HARTFORD, Conn. — Whenever the Arizona Wildcats needed a free throw over the last few seasons, the same guy kept popping up.
Allonzo Trier hit 14 of 14 free throws in his second game as a Wildcat. Made 12 of 12 at home to make the difference against Stanford as a sophomore, and 11 of 11 to beat Oregon in the 2017 Pac-12 Tournament. Then he won home games at the line last season as a junior against ASU (10 of 10) and Oregon State (11 of 11).
But while the Wildcats were hanging on for a 76-72 win over UConn on Sunday, Trier wasn’t available. He’s, you know, sort of busy continuing to stun NBA executives as an undrafted eye-opener for the New York Knicks.
This was a problem for the Wildcats. They were unable to make a field goal for the final 6:43 minutes Sunday, and needed somebody to at least take care of the line.
Then they got everybody, a parade of free-throw shooters led by Brandon Randolph.
The sophomore guard from nearby Yonkers, New York, led the Wildcats with 20 points and 9-for-9 shooting from the line, making seven free throws during UA’s 12-for-13 barrage over the final 2:13 Sunday.
Ryan Luther added 3 of 4 during that final stretch and Brandon Williams hit two with four seconds left to clinch the Wildcats’ victory, their 10th in the past 11 nonconference true road games.
Five UA players hit at least two free throws, and the Wildcats converted 19 of 22 overall at the line.
“We had a lot of different players go to the line and deliver,” UA coach Sean Miller said. “It’s not as easy to go to the free-throw line on an away court with the game on the line.
“We’re used to kind of Allonzo ... and in the last four minutes of the game, he’s just a great free-throw shooter. But to watch Brandon Randolph do it and Ryan Luther do it, those are new faces and I think it gives our new young players a lot of confidence.”
They not only did it under pressure, but also with XL Center fans smelling a comeback, cheering wildly while the Huskies pulled regularly within a basket or two with aggressive transition offense that resulted in 48.3-percent shooting.
After Dylan Smith scored inside to give the UA a 64-57 lead with 6:43 to go, the Wildcats missed four shots, two of them blocked, and turned the ball over once.
But they never did get fazed at the line.
Randolph hit two free throws with 2:13 left, and when he was fouled beyond the 3-point arc 46 seconds later, took advantage by hitting all three free throws.
Then, after UConn cut it to within three, Luther faked along the baseline, picked up a foul when Tyler Polley bit too hard, and sank two free throws. With 24 seconds left, Luther missed 1 of 2 free throws, and the Wildcats led just 72-69.
There was still time for the Huskies to make it happen. But there was also still time for the Wildcats to hold them off by hitting even more free throws.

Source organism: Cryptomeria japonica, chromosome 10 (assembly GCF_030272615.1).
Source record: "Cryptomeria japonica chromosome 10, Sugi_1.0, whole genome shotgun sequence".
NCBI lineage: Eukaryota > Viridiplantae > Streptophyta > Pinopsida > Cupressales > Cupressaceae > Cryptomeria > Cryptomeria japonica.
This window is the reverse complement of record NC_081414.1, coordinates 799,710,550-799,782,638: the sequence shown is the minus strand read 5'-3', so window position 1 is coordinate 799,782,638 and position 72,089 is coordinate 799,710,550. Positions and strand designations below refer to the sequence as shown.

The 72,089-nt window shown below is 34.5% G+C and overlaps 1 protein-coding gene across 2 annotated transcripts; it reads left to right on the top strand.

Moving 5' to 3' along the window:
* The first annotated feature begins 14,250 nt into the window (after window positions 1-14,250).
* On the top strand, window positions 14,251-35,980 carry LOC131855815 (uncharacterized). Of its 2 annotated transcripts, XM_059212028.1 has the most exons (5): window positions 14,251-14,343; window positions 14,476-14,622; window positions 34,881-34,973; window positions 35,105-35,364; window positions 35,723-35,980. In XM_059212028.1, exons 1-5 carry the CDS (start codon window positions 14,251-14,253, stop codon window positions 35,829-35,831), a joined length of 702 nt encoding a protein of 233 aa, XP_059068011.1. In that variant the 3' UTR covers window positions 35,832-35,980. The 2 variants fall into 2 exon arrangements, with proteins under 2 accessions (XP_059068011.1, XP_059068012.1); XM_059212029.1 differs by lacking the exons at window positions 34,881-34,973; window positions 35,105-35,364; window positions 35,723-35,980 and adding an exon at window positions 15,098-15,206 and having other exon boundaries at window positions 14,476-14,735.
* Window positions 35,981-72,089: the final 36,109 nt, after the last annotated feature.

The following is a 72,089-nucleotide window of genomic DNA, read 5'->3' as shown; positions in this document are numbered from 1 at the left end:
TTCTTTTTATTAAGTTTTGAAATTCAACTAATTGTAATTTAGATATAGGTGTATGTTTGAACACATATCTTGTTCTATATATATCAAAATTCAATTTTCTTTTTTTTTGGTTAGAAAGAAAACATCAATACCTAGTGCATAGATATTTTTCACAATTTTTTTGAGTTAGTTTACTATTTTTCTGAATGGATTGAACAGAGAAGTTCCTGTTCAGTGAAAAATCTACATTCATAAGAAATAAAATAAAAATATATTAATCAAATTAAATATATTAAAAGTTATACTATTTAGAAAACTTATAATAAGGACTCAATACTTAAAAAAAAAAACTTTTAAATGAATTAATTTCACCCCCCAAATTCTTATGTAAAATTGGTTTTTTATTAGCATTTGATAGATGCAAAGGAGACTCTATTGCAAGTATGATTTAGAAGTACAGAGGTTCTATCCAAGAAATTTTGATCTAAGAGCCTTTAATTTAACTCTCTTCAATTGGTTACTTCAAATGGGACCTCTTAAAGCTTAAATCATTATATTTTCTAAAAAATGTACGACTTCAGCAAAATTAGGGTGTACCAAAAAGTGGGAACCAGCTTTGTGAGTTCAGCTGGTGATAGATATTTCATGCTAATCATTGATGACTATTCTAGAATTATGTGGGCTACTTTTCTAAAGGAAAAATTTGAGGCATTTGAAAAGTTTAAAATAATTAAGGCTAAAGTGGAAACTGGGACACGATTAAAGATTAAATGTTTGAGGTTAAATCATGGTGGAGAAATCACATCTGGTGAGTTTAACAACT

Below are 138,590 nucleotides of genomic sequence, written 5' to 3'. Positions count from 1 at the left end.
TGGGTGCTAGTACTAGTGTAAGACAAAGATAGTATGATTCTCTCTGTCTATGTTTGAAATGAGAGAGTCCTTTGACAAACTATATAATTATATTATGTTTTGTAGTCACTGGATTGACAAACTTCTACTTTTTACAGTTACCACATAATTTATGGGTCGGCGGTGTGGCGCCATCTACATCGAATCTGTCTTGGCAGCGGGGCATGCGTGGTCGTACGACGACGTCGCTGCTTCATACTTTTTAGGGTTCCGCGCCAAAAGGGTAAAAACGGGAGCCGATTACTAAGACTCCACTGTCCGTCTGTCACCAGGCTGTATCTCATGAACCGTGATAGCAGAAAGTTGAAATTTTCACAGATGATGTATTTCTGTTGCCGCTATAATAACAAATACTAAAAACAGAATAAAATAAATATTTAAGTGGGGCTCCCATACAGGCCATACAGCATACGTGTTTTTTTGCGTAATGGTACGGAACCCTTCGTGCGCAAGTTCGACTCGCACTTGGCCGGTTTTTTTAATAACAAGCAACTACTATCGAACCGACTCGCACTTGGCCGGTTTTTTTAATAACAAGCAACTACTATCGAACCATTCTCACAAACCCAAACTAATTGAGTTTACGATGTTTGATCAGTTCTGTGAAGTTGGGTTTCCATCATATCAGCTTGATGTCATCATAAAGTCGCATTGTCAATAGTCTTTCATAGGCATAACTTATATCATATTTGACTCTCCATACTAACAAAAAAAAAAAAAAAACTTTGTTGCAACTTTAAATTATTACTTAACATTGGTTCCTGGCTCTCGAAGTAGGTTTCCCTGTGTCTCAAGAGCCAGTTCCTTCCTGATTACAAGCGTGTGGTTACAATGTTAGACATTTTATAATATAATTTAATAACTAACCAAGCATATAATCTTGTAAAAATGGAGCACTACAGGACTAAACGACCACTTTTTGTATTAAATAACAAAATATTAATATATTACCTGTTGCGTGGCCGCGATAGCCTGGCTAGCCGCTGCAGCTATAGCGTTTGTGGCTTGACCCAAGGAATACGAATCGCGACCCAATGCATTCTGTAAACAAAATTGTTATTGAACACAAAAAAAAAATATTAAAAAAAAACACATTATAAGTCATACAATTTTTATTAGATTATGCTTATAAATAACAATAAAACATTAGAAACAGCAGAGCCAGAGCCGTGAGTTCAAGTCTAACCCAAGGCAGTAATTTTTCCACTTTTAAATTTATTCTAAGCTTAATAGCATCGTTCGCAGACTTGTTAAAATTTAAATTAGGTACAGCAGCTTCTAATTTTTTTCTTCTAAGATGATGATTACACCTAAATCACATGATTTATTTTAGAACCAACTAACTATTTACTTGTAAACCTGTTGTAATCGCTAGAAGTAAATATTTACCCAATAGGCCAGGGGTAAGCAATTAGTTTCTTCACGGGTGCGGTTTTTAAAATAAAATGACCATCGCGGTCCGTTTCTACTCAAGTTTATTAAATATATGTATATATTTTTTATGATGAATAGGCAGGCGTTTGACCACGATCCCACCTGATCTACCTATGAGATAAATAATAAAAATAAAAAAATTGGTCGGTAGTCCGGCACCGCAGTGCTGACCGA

UConn twice cut it to two points from there, but then came Randolph’s two free throws and Williams hit another two with four seconds left to put the game away with a four-point UA lead.
“This just tells us that we can fight through adversity and stay together,” Randolph said.
They were calm and confident, no matter the pace the Huskies created, no matter the decibels the crowd created.
“I don’t think there was a point in the game where anybody thought we were going to lose,” UA center Chase Jeter said. “We had a lot of great plays down the stretch, and the guys were very confident.”
The Wildcats actually led for over 36 minutes in the game, though it was hardly comfortable at any time.
The Wildcats took a pair of seven-point leads in the first half on 3-pointers from Smith, though most of the half was either tied or a one-possession game.
The Wildcats took a 42-38 halftime lead in part by scoring 26 points in the paint while both teams raced inside to score.
UConn made 12 of 18 shots from inside the 3-point line in the first half, and another 8 of 16 in the second half. The Huskies were led by wing Jalen Adams, who scored 21 points for the game on 9-for-16 shooting.
“There were times we did a great job getting back in transition. Their pace is relentless,” Miller said. “Those guards, they really attack and push the ball and they had a couple of forwards who made some threes.”
The second half remained similarly close, though Arizona built leads of up to eight points while UConn missed six of seven shots during a mid-second half stretch. Then the Wildcats went ahead 64-57 on that Smith shot with 6:43 to go before hanging on at the line the rest of the way.
Twelve free throws later, the Wildcats left with a victory that was supposed to be just an early true road test, but instead became one that may have built both confidence and their postseason résumé.
For a guy who played before similarly rowdy crowds at the then-Hartford Civic Center decades ago with Pitt, Miller couldn’t have asked for much more.
“We knew when we chose to play this series, we were going to get one of the great crowds in the country,” Miller said. “I can remember as far back as 1991 – when you play a game in here, man, it’s a great, great crowd.
“I think we felt whether we win or lose the game, we’re going to be better. Playing true road games toughens your team more and gives them the opportunity for big wins. We beat a great program we respect and we were able to leave with a hard-fought win.”